Lakecaster Online



I trembled as I followed the fresh blood trail through the limestone creek bed. Even though it was a warm Thanksgiving holiday in the Texas Hill Country, my jacket was not helping to keep me from shaking. Was I cold or just nervous?

With another cartridge chambered and my gun on safety, I stayed alert looking for my buck. It was a trophy. The shot couldn't have been any easier. Only 40 yards away standing broadside. I didn't even stop to count points or look at spread. All I knew was that he was mine.

My confidence was building as the amount of blood on the white rock increased. I had already trailed this huge buck for more than two hundred yards when I saw him. He was fatally hit and was larger than I'd hoped for. No ground shrinkage here.

See, this was my first buck. I was twelve years old. I'd been hunting with my father since I was five. During that time, I had carried my own rifle but had never shot a deer, although my dad had taken many with me by his side. I learned to shoot and track animals from my dad and was now being put to the test on this deer.

I was all alone when I shot my first buck. My dad was sitting in a blind over a half mile away. Now, kneeling next to my fallen trophy, I suddenly realized I didn't know what to do next. I had made a perfect shot and then tracked the deer, but what was next?

I didn't want to admit it to myself, but I knew what had to be done and it wasn't going to be pretty or fun. This buck needed to be field dressed and there was no one to help me. I had watched my dad take care of at least six deer during the previous years, but I hadn't really paid much attention.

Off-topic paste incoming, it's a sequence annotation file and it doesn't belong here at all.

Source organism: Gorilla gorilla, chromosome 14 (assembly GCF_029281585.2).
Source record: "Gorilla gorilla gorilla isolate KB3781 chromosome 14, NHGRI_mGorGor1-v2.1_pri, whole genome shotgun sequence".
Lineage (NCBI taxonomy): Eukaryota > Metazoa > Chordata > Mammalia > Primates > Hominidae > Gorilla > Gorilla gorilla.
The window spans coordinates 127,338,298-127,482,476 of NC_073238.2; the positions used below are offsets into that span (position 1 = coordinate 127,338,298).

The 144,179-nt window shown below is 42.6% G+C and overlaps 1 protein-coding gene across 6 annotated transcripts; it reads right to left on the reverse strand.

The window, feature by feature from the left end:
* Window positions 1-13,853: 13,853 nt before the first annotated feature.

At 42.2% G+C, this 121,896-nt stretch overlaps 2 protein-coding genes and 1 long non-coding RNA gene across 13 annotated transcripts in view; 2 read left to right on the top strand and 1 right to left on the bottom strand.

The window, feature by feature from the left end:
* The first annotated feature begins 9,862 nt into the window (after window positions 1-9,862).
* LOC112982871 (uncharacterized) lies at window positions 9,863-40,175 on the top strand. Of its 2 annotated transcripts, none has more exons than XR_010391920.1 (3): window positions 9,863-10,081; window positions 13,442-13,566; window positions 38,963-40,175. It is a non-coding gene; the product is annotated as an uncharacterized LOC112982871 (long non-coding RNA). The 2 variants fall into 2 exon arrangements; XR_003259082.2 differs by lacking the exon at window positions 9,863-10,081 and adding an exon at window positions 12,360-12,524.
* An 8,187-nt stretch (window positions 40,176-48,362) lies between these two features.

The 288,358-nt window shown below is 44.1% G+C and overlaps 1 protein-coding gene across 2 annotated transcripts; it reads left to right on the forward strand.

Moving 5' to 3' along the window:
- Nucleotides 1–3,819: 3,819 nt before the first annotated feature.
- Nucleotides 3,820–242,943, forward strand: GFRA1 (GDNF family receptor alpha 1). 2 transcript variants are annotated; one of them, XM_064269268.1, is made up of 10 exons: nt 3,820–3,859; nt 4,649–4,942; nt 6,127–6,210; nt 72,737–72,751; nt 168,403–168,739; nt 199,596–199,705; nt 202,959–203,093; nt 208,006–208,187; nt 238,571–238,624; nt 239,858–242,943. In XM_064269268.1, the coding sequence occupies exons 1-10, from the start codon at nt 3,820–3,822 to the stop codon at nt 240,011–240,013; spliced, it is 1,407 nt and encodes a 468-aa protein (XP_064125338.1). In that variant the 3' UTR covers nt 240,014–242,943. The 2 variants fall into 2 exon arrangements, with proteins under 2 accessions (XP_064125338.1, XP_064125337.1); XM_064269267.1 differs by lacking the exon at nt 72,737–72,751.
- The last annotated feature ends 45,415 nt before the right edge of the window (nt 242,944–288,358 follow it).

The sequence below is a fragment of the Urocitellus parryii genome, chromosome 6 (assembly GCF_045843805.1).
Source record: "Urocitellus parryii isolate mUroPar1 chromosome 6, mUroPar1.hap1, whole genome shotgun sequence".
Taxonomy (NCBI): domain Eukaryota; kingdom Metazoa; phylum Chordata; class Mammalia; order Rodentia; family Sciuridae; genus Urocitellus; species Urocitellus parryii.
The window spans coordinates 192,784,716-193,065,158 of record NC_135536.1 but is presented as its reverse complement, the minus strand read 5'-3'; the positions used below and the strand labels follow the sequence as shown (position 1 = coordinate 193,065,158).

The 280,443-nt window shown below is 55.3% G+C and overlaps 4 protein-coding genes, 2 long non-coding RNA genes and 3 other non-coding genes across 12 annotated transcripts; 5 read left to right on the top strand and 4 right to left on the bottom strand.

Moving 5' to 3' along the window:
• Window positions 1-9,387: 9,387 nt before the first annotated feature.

I looked at my watch and realized that dad had told me he'd be back to get me at 9:00 a.m. I only had to wait ten minutes, then help would be on its way. At 9:00 a.m. sharp, I heard his familiar whistle. I responded. By the time he located me and my buck, I was jumping for joy. Not just because of getting my first buck, but because I had help in cleaning it.

After lots of hugs and pictures, my dad asked, "Did you bring your knife?"

"Sure, it's right here," I answered.

His reply was something I'll never forget: "Then you need to get busy and gut this deer yourself," he said. "That's the only way you'll ever learn. I'll watch." From the sound of his voice I knew he really meant it.

"If you kill it you've got to clean it," he explained. "All you need to remember is not to puncture the stomach and get the insides outside."

Sometime later I had managed to remove "the insides" and we were on our way back to camp with the deer. I was filthy, covered in blood and needed to get that smell off me and my clothes.

Now, more than thirty years have passed. I've cleaned literally hundreds of game birds and animals. But those wise words from my dad still come out every time I'm cleaning. "Get the insides outside."

Certainly there's more to it than that and properly taking care of your deer is what this story is all about. There are countless ways to field dress and butcher deer. Just about the time I think I've seen them all, somebody will show me something new. Properly field dressing and cutting up your deer will make or break the way the meat tastes. Each year thousands of deer are ruined by the time they reach the processing plant. Either they have left something in the animal that should have come out, or they may have let it get too hot and spoil. Some deer arrive at the locker plant with so much dirt in the body cavity that it can't be totally washed off. Ever wonder why there is dirt in your sausage?